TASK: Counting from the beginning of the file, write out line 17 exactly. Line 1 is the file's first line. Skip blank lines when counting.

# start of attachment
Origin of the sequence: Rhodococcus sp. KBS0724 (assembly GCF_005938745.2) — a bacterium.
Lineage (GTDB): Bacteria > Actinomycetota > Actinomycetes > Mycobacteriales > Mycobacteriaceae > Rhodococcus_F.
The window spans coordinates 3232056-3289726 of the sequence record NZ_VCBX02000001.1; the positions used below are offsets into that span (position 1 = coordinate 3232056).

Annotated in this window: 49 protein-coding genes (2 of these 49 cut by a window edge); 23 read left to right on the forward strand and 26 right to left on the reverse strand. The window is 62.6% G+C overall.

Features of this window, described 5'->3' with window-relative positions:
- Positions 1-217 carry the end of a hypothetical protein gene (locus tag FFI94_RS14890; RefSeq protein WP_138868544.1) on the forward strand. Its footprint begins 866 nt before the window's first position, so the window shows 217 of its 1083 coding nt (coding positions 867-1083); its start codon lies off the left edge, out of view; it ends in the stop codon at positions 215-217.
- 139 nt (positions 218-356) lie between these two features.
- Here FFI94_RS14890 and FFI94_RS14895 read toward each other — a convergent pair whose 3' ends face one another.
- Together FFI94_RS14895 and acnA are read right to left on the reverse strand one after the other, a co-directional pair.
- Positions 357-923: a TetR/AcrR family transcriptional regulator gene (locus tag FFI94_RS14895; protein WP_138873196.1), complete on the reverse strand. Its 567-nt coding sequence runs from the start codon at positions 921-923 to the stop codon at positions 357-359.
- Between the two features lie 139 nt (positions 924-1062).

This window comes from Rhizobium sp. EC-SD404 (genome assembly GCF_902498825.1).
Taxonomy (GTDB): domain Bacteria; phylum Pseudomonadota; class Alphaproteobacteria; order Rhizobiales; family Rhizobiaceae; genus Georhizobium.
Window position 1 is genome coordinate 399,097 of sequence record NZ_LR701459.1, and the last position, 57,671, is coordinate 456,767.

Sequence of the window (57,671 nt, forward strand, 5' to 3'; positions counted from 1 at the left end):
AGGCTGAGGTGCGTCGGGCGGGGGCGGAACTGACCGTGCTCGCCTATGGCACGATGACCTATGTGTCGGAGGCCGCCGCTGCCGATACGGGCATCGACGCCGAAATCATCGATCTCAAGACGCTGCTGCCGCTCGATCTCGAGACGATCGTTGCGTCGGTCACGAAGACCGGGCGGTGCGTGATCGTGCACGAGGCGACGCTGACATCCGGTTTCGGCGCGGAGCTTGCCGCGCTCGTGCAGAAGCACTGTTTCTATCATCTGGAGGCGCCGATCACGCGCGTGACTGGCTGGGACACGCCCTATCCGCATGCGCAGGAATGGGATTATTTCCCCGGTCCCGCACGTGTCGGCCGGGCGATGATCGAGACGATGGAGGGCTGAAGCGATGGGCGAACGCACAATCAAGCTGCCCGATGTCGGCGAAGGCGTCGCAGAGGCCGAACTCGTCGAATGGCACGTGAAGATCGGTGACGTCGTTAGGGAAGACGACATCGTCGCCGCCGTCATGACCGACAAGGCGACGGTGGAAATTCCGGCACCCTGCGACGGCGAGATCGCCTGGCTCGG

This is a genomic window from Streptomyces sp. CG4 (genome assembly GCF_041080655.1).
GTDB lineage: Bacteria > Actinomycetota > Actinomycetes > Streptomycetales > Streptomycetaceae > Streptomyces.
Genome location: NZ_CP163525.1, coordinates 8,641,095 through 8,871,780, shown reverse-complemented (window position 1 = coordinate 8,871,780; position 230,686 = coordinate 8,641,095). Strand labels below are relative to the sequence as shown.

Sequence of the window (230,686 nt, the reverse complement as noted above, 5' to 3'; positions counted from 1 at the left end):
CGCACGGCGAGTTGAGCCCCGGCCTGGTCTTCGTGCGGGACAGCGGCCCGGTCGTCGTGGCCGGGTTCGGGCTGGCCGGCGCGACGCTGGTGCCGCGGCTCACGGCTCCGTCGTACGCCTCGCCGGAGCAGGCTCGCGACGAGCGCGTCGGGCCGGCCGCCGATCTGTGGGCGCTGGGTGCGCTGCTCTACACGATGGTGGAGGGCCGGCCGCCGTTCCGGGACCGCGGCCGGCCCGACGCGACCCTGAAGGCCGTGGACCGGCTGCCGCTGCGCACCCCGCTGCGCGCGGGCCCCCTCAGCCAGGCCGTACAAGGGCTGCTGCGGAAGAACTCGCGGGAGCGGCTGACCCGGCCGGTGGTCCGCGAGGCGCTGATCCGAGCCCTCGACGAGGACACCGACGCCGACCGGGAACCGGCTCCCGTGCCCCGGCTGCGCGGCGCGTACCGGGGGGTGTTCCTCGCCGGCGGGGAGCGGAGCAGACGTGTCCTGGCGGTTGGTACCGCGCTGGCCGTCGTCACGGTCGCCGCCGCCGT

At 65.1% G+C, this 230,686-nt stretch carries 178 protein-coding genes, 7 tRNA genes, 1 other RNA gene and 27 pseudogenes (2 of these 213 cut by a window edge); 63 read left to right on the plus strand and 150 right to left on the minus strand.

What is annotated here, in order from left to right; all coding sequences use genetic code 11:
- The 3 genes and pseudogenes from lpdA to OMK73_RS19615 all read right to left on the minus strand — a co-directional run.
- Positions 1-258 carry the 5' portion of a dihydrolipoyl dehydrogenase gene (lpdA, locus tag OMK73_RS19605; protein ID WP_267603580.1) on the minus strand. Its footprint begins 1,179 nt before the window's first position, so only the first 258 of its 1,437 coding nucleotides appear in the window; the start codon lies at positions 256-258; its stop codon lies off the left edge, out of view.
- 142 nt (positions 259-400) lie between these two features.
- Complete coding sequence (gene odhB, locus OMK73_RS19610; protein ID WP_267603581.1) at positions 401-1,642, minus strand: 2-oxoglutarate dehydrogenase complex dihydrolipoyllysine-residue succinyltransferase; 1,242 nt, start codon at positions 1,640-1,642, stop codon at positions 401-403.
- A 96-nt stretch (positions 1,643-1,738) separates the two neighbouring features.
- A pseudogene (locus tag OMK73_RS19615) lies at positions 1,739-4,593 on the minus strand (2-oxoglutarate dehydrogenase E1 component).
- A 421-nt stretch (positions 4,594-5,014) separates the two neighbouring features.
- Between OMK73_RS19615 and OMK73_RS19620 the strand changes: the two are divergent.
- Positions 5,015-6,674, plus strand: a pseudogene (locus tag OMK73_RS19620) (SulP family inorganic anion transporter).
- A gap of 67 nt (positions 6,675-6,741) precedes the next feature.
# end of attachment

This is a genomic window from Streptomyces sp. CG4 (genome assembly GCF_041080655.1).